Actually, the Pennsylvania Railroad segregated all colored passengers ticketed on southbound through trains beyond Washington, D.C. at the point of embarkation. In other words, a colored passenger ticketed on the Crescent who got on at any point north of D.C. would be assigned a space in the coach designated for colored passengers if they were ticketed through to Atlanta (just for example). That was provided that space was available. If space was not available, they would be ticketed to Washington and required to see the ticket agent there to purchase a ticket to their final destination.

As for operations out of Chicago, I have not seen any information but one can assume that there was some similar practice. It is known that the reservation agencies could identify the part of a city that a customer was calling from and would use that information to attempt to discern the race of the customer.

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 Post subject: Re: A few questions
PostPosted: Thu Sep 10, 2020 12:46 pm 

Joined: Sun Aug 22, 2004 8:51 pm
Posts: 1893
Location: Southern California
There is an upcoming special publication from the publisher (Klambach) of our magazine Classic Trains that is expected October 9. It is Pullman: America’s Hotel on Wheels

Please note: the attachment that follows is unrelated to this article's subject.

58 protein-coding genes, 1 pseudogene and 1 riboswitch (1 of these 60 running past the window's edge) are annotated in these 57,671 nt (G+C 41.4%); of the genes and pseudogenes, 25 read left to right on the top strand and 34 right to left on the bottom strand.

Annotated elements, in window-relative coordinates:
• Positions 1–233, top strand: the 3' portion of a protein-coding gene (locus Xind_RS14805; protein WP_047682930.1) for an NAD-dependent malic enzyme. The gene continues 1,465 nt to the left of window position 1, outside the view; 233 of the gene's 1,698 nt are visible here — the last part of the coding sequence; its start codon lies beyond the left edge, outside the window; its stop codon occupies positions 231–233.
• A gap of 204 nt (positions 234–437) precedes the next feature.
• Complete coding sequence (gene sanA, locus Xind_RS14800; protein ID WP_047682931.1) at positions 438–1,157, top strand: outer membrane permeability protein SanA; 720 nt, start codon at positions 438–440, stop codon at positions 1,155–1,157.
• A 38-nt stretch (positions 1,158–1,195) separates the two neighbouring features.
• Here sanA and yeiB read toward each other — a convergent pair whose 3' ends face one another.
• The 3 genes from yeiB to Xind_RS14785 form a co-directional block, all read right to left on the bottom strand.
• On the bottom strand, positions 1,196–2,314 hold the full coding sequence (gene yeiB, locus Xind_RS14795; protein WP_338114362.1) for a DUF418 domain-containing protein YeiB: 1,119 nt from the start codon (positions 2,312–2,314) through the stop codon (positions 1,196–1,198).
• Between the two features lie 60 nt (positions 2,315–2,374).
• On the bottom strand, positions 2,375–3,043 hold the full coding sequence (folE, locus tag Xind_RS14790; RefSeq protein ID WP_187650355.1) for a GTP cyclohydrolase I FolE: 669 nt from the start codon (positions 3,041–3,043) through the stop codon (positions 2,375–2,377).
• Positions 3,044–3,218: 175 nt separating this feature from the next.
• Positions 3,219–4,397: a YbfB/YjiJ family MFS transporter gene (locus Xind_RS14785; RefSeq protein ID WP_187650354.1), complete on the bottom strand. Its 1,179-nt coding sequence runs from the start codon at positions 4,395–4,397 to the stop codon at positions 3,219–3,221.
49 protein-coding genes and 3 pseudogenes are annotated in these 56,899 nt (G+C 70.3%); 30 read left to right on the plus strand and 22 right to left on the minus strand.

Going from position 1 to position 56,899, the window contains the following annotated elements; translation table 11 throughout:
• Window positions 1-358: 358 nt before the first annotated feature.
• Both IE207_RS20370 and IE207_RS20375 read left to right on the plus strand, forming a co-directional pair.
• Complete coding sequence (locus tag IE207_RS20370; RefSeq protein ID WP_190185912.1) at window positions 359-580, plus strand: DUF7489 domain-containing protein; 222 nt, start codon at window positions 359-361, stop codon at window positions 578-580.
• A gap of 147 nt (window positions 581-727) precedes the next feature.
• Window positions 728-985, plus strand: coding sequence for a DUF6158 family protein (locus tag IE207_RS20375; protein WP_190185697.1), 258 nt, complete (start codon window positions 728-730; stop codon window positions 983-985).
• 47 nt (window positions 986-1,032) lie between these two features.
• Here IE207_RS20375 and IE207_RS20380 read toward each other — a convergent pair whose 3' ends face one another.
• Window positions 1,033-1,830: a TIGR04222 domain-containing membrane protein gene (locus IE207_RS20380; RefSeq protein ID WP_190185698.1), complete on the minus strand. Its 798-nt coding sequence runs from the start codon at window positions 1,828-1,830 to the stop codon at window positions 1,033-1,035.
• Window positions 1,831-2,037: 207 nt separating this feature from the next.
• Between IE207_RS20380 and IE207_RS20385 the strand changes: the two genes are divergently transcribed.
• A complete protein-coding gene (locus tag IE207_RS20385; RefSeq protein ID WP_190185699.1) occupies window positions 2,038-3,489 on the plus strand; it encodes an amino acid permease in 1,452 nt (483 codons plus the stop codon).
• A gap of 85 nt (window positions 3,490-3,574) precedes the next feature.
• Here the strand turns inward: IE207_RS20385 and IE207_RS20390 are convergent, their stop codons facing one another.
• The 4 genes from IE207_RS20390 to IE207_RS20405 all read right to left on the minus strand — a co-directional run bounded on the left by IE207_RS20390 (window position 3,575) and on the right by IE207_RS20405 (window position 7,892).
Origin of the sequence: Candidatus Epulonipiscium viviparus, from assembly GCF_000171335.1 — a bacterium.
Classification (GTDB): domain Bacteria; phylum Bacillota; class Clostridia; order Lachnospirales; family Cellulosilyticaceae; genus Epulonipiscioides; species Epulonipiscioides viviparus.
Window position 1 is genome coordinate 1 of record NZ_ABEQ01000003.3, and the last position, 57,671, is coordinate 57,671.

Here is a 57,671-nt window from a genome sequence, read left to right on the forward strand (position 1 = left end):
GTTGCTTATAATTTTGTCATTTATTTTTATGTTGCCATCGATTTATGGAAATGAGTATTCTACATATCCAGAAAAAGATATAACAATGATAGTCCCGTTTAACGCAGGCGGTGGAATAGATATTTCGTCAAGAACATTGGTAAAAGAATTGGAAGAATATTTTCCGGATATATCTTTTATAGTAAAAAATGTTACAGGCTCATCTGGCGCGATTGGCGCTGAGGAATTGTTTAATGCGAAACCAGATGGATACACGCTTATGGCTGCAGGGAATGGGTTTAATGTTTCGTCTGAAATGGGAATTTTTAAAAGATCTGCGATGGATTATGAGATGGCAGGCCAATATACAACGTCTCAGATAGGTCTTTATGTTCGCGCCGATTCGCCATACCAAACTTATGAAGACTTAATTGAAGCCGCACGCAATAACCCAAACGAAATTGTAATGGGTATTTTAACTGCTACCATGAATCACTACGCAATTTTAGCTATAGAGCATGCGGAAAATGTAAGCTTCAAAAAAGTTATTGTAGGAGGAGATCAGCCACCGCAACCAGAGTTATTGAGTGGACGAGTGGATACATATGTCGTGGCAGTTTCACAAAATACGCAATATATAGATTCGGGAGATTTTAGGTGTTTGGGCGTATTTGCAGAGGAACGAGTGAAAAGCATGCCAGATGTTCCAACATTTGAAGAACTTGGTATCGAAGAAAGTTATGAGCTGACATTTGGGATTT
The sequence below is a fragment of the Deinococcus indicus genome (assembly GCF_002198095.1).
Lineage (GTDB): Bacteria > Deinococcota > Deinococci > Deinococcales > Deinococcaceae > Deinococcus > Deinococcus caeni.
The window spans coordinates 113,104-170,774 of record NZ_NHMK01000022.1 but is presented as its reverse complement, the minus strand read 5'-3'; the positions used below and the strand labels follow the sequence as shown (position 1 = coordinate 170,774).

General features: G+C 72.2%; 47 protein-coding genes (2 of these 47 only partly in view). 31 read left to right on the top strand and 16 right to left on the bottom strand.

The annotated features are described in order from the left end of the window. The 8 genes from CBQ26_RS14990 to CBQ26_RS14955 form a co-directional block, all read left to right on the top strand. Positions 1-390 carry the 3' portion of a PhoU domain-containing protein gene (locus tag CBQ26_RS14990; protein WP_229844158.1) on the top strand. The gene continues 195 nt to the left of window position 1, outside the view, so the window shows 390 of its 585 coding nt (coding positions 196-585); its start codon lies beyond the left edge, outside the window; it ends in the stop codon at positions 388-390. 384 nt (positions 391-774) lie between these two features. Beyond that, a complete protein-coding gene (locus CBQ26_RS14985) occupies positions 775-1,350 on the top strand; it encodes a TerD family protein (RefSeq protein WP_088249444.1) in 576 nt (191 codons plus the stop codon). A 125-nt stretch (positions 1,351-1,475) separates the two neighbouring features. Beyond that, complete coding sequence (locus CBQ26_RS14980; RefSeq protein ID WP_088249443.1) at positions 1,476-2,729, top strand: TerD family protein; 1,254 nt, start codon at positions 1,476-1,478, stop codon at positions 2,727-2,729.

The Compartments and drawing rooms had doors that opened inward into the room. These rooms were sold to people traveling together -- not to individuals who did not know each other.

Compartments could sleep two arranged same as a open section with upper and lower births. Compartments also had a wash bowl with running water, and a toilet that had a upholstered cover that could be used as a seat and a chair.

Drawing rooms had the toilet and wash stand in a separate annex. Besides the typical section style of upper and lower berths the room contained a sofa against the corridor wall. The sofa could be made up as a third bed,

The compartments and drawing rooms usually had connecting doors that were usually locked. But for families or couples traveling together the doors could be unlocked.

Below is a scan of one of the common Pullman sleeping cars. These appear in a book about sleeping cars used on the Santa Fe.

The 12-1 sleeping car was the most common design in the Pullman fleet:
Attachment:
plan 2410F.jpg
plan 2410F.jpg [ 83.7 KiB | Viewed 1076 times ]


Another style of car was the 8-2-1. this plans shows how compartments and drawing rooms were often arranged in Pullman cars:
Attachment:
plan 3585A.jpg
plan 3585A.jpg [ 148.63 KiB | Viewed 1076 times ]

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 Post subject: Re: A few questions